Depeche Mode live in Nashville review: Industrial gods bring the noise

Depeche Mode have always been much more than EDM and their lives performances prove that.
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For your friends who never liked Depeche Mode, it's because they never listened to them. Not really. Anyone writing the group off as soft EDM just was never paying attention. And for those DM fans who have gotten to see them live, let the smirk you wear when speaking to a friend who says they don't like Depeche Mode be your little secret as to why, and just know that friend has let you down...again.

The band's tour brought them to Nashville, Tennessee this week and while Nashville is the home of country music, there is nothing country about DM. In fact, those in the know have known for years now that the band is much heavier live than they are on records. There is a reason so many metal and hard rock acts sing the praises of Depeche Mode and have drawn inspiration from them. While DM's live music could never be called metal, they aren't that far off either.

In fact, the main difference is that while DM uses more guitar live, they don't have a multiple of guitars playing at the same time. Still, on many songs the bass and depth of the songs is heavier than a metal band would be.

Depeche Mode turned in a fantastic performance at the Nashville stop on their current tour

Down to two founding members, singer Dave Gahan and multi-instrumentalist (including playing guitar) Martin Gore, after the 2022 death of long-time member Andrew Fletcher, the group fills out to four on stage, including drummer Christian Eigner who has toured with the group since the late 1990s. One reason the DM sound is even more full live is the use of a live drummer and Eigner is an excellent one.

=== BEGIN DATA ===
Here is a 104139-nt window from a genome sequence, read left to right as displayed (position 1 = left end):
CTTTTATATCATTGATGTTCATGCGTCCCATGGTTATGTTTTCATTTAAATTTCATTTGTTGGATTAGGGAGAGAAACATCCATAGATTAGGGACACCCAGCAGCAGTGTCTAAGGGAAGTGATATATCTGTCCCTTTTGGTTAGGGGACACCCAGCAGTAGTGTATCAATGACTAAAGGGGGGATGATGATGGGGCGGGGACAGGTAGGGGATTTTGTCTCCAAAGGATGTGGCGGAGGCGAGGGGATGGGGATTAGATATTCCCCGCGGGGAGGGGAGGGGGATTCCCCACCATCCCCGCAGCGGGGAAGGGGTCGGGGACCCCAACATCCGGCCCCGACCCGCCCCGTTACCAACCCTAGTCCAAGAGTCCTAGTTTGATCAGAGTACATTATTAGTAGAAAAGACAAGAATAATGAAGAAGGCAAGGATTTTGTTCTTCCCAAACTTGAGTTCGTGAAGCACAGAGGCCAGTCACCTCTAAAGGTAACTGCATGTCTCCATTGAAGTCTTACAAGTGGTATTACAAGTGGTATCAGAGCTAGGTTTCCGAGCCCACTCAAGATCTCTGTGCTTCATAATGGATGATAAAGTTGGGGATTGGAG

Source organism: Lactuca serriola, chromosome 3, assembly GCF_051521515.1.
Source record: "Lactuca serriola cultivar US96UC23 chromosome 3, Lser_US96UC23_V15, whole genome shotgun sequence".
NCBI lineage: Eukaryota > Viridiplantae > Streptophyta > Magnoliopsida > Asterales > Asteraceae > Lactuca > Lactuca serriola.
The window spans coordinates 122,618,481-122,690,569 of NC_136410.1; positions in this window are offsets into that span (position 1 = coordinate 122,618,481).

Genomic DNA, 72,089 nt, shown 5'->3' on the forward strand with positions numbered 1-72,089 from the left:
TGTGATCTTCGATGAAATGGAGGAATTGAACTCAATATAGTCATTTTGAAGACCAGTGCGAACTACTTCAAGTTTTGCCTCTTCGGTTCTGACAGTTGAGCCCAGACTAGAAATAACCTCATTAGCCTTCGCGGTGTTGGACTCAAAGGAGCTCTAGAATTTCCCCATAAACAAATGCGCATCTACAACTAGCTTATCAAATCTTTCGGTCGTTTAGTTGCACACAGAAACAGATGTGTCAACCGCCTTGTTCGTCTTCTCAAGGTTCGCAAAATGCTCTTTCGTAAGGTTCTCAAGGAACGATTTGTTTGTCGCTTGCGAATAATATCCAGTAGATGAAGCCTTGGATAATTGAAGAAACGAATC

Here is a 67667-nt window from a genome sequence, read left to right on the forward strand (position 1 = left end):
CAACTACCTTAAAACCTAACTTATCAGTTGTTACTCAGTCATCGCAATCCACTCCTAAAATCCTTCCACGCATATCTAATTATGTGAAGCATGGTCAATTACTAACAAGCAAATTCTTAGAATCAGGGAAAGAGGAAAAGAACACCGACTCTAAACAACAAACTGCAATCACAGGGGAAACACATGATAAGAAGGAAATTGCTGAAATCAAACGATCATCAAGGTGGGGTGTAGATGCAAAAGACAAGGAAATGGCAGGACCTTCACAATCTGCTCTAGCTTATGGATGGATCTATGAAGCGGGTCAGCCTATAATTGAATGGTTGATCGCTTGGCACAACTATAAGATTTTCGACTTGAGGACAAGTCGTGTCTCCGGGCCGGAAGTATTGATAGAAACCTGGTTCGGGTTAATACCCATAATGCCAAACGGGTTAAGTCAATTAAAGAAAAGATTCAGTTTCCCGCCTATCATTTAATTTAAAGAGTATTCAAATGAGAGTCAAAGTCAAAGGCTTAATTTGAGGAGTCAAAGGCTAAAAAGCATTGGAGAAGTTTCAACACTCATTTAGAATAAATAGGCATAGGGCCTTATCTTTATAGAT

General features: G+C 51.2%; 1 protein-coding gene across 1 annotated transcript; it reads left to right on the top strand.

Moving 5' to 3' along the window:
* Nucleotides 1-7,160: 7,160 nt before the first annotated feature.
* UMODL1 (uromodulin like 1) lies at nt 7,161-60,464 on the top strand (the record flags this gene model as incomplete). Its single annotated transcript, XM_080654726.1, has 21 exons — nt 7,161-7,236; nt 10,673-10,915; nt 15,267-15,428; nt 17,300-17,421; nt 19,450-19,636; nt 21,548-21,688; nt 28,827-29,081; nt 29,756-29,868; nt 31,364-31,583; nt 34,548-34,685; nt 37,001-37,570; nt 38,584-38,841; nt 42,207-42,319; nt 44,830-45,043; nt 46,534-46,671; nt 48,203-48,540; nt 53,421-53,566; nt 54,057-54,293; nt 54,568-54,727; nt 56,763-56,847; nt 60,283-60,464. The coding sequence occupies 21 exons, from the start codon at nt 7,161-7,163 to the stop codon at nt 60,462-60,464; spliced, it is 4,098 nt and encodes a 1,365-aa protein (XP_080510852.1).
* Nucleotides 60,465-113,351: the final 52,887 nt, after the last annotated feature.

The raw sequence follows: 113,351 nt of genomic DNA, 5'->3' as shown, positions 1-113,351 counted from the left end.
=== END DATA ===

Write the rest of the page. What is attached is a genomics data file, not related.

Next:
The band played 23 songs in Nashville, and that has been the same number at almost every stop on the current tour. But while the DM part of the show is over two hours, it feels like much less than that and the audience simply would stay for at least two more hours, likely. Gahan and Gore have been working their magic for long enough to know how the flow of the songs should go, too.

So while every iteration of a song from the album Songs of Faith and Devotion is turned into near-metal bangers (and fantastic pieces at that) 10 songs in the band isn't afraid to get a bit more mellow with back-to-back tracks with Gore having lead vocals - "A Question of Lust" followed by "Soul With Me," the last being from the group's new album, Memento Mori. Possibly the only lull in the concert comes between the songs because "Question..." is so emotionally cathartic that following it up with another slower number lowers the overall temperature of the gig.

Still, from there it's a kick to the finish with 11 bangers in a row. As with every stop, Depeche Mode end the regular setlist with "Enjoy the Silence" - very likely the best six minutes and 13 seconds of music that humankind has ever created - before doing a four-song encore.

Gahan has always been in fine voice and he and Gore have always harmonized amazingly well on record, yet somehow they sound even better live. But the elements of guitar and drum transport always great songs to an otherworldly place. One that few bands ever have been able to match as astonishingly well as what Depeche Mode consistently does.

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